The IMA system's idle-stop feature saves fuel and minimizes emissions when the Insight is stopped by temporarily shutting off the engine. The system is automatically engaged when the driver places the gear selector in neutral and takes his or her foot off the clutch. A green "Auto Stop" light indicates when this feature is operating. When the driver pushes the clutch pedal and engages the transmission, the IMA motor immediately restarts the engine. This feature will not operate if the battery charge is low, if the engine has not warmed up, or if the air-conditioning is operating on high. However, when the economy mode is selected, the idle-stop feature is engaged but will periodically keep the engine idling so that the air-conditioning can maintain a comfortable cabin temperature. If the transmission has not been shifted out of first gear, the idle-stop feature will keep the engine running so it will be ready to accelerate, and to conserve electrical energy.

Electricity for the motor is stored in a 44-volt nickel metal hydride (NiMH) battery pack. The battery pack and the Power Control Unit (PCU) are located under the cargo area floor. The PCU controls the flow of power between the motor and battery pack, regulates battery charge and controls the idle-stop feature.

V-TEC Engine

Primary motive power for the Insight is supplied by a 1.0 liter, 12 valve, 3-cylinder VTEC engine linked to a 5-speed manual transmission. By using lightweight materials such as aluminum, magnesium and plastic, the engine weight has been reduced to 124 pounds, making this one of the smallest and lightest 1-liter gasoline engines ever produced. Advanced technologies used in this engine include the compact VTEC-E cylinder head, integrated cylinder head and exhaust manifold, magnesium oil pan and the use of plastic resin for the intake manifold, valve cover and water pump pulley. The engine has Honda's sequential programmed fuel induction, and the ignition is a direct type with individual ignition coils for each cylinder and long-lasting iridium tipped spark plugs.

In addition the crankshaft axis has been offset 14 mm, relative to the cylinder-bore axis, so the crankshaft does not sit directly under the cylinder. This minimizes friction from the side thrust of the pistons against the cylinder walls, just after top-dead-center, as each piston begins its descent on the firing stroke. Honda claims this reduces internal friction by as much as three percent.

Lightweight Aluminum Body

Honda developed the first mass-produced aluminum bodied vehicle, the Acura NSX sports car. Building on this experience, the Insight was designed to use a new type of lightweight aluminum-copper alloy body. (The alloy contains copper for higher strength.) Stamped sheets, extrusions and die castings are all used to form a body that is both light and rigid. According to Honda, the aluminum body for the Insight is 40% lighter than a comparably sized steel body.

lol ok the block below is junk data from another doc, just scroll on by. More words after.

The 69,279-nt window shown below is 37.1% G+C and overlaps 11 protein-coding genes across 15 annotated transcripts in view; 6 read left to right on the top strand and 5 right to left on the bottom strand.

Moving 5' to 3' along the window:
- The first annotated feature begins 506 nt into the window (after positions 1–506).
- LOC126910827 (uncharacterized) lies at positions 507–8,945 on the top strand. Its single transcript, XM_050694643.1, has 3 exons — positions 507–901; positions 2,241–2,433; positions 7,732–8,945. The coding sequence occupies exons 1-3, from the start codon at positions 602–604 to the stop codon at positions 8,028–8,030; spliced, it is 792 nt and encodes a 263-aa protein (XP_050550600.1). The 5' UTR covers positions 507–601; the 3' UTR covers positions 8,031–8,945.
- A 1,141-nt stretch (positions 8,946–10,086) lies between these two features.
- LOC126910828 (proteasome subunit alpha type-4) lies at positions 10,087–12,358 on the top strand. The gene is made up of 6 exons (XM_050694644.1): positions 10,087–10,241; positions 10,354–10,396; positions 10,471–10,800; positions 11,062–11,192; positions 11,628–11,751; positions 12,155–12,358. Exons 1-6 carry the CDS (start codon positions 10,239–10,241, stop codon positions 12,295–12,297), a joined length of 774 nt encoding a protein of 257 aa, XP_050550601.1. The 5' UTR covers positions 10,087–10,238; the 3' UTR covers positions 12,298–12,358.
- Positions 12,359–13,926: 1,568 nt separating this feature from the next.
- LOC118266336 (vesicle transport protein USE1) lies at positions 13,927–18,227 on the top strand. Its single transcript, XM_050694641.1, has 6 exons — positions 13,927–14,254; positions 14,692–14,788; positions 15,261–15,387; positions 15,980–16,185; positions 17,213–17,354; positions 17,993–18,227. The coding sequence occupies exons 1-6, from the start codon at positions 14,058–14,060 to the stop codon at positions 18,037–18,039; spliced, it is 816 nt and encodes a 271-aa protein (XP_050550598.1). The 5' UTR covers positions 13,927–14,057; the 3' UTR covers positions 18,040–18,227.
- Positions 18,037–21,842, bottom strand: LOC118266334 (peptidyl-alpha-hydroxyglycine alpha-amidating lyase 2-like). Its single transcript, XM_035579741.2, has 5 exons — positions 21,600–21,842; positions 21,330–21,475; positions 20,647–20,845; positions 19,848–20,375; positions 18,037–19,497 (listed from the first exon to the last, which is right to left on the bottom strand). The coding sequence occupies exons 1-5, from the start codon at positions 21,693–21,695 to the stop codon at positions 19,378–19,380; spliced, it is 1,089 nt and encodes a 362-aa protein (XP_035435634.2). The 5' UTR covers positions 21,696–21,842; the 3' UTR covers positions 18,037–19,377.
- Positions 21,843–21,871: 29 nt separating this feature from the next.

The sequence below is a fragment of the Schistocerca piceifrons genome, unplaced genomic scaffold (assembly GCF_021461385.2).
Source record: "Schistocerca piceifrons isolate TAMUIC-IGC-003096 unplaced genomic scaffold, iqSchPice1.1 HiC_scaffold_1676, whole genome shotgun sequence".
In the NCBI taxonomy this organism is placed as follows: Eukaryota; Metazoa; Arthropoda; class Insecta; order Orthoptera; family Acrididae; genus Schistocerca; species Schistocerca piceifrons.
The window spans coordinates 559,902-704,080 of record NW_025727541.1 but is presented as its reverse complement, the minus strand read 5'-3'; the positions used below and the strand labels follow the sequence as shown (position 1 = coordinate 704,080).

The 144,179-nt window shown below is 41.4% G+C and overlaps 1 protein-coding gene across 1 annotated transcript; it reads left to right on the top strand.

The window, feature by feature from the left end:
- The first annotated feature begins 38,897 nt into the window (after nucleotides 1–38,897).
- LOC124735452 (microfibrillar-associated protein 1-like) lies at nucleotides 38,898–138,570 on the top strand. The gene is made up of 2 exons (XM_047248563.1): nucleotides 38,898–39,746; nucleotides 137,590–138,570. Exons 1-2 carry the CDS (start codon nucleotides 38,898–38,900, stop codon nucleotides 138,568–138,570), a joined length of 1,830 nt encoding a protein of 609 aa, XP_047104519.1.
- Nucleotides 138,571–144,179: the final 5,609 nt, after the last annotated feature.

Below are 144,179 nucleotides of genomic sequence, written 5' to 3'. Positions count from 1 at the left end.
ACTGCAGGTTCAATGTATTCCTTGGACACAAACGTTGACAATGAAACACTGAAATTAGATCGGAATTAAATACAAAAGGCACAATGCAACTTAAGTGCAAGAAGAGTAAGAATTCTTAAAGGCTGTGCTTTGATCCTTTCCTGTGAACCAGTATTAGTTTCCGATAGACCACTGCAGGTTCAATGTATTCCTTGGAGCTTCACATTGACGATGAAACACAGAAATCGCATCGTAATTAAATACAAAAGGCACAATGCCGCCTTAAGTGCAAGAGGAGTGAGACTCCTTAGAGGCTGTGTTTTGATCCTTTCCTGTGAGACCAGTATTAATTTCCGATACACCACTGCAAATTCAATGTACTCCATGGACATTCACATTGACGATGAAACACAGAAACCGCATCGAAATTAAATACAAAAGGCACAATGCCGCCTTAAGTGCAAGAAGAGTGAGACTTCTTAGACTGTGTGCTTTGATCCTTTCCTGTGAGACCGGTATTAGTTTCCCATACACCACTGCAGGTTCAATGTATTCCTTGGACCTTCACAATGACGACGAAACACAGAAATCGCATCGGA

Electric Power Steering

Honda has installed an electric power steering system in the Insight. The electric power steering system (EPS) offers many advantages over conventional hydraulic systems. The pump, hydraulic fluid and hoses are all eliminated and because the engine is not constantly driving the pump, power losses are eliminated and fuel economy increases. The system is also simpler and more compact.

The EPS consists of a rack-and-pinion gear with a microprocessor controlled coaxial electric motor assisting the pinion. The microprocessor senses vehicle speed and steering torque and is programmed to vary the boost accordingly. Self-diagnosis and failure warning functions are built into the EPS system.

Honda Insight The steering rack, electric drive and tie rods are all mounted high on the bulkhead and steer the wheels via steering links on each front suspension strut. This design location allows a more compact engine compartment.

How Does It Work?
The engine (1 liter, 3 cylinder) can be smaller and more fuel-efficient because low-end torque and power assist are supplied by the electric motor. The electric motor and battery pack can be smaller and lighter than in a pure electric vehicle. The motor is not the only source of power and the battery pack does not need recharging from an outside source because the motor acts as a generator during deceleration and braking.

Copper Makes It All Possible

The advanced technology of the Honda Insight (and all other hybrid electric vehicles) is made possible by copper. The IMA system has a permanent magnet motor that is only 2.3 inches (60 mm) wide. This is made possible by the high efficiency of copper wire used for the motor windings. Heavy gage copper wire efficiently conducts electricity from the battery pack to the motor for increased fuel economy, and fuel economy gets an additional boost from both the electric power steering and the electronic controls for variable valve timing and lift. Copper is even added to the aluminum alloys in the lightweight body to improve strength and performance. Honda engineers have been reluctant to share detailed information on these new technologies but it is estimated that the Insight contains 50 - 60% more copper than a comparably equipped Civic Coupe. By relying on copper, one of the world's most durable and recyclable materials, Honda has developed technologies that will help to conserve our limited supply of fossil fuels and make our air cleaner.